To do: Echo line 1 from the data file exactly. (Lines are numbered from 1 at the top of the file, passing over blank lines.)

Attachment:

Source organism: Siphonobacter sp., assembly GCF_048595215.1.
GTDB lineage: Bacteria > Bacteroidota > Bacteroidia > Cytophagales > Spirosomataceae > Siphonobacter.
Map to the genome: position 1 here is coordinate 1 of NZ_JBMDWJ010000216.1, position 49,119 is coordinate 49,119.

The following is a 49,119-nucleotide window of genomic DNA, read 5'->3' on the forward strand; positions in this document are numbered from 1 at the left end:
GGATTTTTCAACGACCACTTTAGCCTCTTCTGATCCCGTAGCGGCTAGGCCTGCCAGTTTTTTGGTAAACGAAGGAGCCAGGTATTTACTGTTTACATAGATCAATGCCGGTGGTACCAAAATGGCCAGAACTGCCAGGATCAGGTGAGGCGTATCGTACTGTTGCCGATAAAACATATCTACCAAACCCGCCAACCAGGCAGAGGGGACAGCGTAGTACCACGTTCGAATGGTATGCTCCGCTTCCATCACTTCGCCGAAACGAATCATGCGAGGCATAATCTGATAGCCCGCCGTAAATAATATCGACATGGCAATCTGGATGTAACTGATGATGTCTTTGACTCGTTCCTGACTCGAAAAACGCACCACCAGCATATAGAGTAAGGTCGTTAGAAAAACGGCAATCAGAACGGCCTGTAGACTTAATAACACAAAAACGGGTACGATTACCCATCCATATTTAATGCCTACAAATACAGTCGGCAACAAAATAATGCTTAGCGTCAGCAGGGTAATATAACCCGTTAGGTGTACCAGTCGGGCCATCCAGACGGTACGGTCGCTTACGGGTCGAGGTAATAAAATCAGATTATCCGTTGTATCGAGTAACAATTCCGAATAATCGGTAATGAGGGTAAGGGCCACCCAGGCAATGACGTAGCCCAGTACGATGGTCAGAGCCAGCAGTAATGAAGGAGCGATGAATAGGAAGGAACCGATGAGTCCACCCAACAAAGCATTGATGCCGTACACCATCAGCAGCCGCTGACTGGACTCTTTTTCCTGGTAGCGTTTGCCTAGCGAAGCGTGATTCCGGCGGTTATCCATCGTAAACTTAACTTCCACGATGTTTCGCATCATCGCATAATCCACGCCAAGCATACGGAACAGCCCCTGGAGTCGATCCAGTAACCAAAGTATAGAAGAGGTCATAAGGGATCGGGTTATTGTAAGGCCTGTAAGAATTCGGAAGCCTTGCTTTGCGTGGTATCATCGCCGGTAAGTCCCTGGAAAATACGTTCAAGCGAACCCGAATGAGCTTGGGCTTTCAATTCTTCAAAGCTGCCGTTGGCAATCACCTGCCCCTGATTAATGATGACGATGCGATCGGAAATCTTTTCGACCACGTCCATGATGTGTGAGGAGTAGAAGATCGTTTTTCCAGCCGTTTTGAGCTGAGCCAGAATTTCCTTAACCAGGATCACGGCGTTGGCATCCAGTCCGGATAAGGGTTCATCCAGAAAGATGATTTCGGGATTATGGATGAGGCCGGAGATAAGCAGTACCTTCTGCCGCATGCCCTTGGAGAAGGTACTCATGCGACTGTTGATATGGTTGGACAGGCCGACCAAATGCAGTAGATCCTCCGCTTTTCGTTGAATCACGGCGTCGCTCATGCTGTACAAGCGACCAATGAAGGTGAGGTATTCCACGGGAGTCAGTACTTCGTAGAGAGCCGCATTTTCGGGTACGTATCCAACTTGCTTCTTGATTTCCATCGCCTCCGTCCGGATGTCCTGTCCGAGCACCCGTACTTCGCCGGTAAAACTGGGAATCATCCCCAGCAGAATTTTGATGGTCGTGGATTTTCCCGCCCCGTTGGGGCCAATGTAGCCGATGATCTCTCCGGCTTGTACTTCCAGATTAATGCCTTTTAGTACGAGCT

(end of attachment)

Source organism: Siphonobacter sp., assembly GCF_048595215.1.